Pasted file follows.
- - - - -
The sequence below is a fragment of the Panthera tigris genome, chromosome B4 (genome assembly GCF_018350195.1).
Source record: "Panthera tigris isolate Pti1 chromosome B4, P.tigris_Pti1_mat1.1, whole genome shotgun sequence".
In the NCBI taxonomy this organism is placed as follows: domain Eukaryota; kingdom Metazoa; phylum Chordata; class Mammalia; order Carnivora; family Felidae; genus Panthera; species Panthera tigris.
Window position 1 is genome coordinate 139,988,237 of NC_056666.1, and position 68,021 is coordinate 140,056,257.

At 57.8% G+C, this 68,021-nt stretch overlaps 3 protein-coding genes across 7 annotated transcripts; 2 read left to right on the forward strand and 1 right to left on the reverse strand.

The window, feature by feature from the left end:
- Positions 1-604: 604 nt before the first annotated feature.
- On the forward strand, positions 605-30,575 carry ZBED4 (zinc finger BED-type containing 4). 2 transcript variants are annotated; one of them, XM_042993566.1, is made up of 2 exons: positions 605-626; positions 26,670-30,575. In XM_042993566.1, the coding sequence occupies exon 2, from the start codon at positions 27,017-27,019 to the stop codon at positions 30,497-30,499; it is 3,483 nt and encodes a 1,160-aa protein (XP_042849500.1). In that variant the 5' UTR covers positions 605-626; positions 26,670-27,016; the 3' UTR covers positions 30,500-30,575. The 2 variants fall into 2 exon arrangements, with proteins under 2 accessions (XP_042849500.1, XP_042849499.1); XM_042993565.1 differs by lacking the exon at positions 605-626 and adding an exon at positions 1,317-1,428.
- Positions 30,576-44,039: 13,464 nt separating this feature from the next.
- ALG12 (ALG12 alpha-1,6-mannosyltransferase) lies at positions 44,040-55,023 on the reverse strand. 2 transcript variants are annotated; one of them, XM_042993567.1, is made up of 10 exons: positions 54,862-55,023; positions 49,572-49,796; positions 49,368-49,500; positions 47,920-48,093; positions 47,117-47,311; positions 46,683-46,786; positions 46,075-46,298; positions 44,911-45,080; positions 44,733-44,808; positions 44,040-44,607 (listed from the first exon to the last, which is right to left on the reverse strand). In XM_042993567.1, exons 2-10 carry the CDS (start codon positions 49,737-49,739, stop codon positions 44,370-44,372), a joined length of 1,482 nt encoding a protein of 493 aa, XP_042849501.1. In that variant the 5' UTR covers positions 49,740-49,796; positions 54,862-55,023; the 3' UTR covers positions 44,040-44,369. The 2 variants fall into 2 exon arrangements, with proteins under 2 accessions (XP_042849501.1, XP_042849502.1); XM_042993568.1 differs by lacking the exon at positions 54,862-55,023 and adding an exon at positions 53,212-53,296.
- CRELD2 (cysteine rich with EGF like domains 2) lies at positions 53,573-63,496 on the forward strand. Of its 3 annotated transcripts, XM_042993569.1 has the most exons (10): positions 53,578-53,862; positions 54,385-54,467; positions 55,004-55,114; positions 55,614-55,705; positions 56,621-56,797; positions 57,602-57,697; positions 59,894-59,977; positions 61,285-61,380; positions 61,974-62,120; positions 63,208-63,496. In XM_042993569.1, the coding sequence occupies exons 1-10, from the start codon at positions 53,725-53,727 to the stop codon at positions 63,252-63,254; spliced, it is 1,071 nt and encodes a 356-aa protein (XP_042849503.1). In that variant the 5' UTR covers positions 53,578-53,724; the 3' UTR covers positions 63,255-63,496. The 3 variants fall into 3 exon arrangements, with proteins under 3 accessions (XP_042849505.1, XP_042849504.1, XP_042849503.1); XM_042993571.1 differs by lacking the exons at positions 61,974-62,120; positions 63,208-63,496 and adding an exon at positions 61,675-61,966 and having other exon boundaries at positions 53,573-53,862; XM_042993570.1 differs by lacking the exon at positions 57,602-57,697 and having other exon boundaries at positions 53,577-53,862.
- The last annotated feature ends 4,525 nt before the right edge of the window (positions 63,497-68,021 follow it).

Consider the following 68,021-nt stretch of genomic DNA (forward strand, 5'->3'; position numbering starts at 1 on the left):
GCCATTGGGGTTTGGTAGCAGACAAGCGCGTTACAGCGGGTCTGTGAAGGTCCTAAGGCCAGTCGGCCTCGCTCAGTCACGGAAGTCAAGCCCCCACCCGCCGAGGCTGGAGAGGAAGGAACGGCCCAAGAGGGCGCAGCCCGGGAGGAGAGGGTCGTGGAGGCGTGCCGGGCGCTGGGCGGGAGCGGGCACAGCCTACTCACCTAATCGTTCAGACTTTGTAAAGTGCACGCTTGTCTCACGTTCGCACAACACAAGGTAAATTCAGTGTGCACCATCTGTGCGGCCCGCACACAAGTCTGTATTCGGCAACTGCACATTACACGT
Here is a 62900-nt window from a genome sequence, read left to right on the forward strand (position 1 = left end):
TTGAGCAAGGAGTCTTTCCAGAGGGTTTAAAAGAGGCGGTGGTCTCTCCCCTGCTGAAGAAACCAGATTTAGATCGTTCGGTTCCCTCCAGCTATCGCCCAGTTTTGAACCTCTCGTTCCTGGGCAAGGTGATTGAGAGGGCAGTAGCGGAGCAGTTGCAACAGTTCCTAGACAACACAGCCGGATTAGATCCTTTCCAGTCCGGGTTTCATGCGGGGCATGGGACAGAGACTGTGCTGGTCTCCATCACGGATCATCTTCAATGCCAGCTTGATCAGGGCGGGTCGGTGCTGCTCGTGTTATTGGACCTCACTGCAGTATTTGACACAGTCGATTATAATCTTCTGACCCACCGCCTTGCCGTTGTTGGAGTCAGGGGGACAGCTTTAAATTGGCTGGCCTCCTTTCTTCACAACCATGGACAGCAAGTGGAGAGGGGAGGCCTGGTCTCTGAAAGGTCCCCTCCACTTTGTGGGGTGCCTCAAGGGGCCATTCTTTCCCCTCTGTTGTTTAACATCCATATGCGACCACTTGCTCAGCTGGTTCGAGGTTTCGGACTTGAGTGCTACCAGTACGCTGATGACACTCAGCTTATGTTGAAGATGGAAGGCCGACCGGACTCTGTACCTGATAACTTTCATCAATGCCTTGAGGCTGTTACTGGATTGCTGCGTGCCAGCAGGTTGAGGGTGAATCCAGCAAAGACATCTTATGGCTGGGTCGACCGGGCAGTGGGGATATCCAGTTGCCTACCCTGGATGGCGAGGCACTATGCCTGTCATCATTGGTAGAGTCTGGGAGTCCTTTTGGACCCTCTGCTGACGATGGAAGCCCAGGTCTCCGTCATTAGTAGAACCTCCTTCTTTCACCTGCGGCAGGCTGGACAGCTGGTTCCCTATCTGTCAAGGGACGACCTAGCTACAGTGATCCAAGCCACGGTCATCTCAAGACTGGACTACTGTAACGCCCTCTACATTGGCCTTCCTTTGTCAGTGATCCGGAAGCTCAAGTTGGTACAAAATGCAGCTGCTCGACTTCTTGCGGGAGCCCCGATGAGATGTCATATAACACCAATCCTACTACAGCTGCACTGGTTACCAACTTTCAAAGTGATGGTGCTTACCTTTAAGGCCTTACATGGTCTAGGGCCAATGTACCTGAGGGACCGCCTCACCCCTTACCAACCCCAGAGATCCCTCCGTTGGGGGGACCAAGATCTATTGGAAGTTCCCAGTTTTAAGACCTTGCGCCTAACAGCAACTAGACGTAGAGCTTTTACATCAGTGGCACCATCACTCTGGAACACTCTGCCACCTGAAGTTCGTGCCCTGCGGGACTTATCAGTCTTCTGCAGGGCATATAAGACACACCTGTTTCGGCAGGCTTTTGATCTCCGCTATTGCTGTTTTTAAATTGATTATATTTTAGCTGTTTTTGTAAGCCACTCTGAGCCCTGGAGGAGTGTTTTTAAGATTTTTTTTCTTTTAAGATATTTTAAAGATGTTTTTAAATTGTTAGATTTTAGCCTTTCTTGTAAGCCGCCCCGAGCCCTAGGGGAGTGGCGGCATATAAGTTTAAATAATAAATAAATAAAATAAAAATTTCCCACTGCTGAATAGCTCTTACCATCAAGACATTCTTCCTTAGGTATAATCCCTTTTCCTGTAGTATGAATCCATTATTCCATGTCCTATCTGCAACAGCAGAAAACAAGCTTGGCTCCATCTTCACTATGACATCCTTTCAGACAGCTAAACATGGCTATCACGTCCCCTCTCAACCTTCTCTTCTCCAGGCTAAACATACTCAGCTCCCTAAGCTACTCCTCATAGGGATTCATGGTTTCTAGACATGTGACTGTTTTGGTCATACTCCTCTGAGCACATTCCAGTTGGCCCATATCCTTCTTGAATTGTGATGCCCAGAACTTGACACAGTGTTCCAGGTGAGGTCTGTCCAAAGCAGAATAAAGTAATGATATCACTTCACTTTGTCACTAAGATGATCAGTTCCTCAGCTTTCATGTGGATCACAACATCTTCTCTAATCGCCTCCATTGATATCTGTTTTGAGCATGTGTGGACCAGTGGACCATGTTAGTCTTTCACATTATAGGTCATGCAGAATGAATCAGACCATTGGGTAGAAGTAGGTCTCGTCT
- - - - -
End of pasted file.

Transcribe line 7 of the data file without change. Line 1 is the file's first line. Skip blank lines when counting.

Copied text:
- Positions 1-604: 604 nt before the first annotated feature.